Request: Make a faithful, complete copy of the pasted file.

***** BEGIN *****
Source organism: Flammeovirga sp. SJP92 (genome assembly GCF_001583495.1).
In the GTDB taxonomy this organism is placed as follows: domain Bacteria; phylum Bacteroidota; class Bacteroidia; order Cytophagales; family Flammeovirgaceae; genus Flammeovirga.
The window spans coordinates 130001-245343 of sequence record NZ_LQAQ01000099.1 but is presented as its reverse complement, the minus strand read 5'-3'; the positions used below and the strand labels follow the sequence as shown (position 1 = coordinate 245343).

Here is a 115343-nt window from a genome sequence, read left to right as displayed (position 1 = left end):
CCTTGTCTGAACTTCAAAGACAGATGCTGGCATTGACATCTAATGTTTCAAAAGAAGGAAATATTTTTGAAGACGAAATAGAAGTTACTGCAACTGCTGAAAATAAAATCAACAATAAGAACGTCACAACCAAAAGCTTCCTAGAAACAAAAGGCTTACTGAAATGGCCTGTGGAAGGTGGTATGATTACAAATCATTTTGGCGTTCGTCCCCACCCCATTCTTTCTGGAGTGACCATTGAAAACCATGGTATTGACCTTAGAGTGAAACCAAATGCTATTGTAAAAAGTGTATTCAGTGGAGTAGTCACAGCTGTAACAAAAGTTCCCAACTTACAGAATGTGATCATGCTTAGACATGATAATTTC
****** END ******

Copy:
Source organism: Flammeovirga sp. SJP92 (genome assembly GCF_001583495.1).
In the GTDB taxonomy this organism is placed as follows: domain Bacteria; phylum Bacteroidota; class Bacteroidia; order Cytophagales; family Flammeovirgaceae; genus Flammeovirga.
The window spans coordinates 130001-245343 of sequence record NZ_LQAQ01000099.1 but is presented as its reverse complement, the minus strand read 5'-3'; the positions used below and the strand labels follow the sequence as shown (position 1 = coordinate 245343).

Here is a 115343-nt window from a genome sequence, read left to right as displayed (position 1 = left end):
CCTTGTCTGAACTTCAAAGACAGATGCTGGCATTGACATCTAATGTTTCAAAAGAAGGAAATATTTTTGAAGACGAAATAGAAGTTACTGCAACTGCTGAAAATAAAATCAACAATAAGAACGTCACAACCAAAAGCTTCCTAGAAACAAAAGGCTTACTGAAATGGCCTGTGGAAGGTGGTATGATTACAAATCATTTTGGCGTTCGTCCCCACCCCATTCTTTCTGGAGTGACCATTGAAAACCATGGTATTGACCTTAGAGTGAAACCAAATGCTATTGTAAAAAGTGTATTCAGTGGAGTAGTCACAGCTGTAACAAAAGTTCCCAACTTACAGAATGTGATCATGCTTAGACATGATAATTTC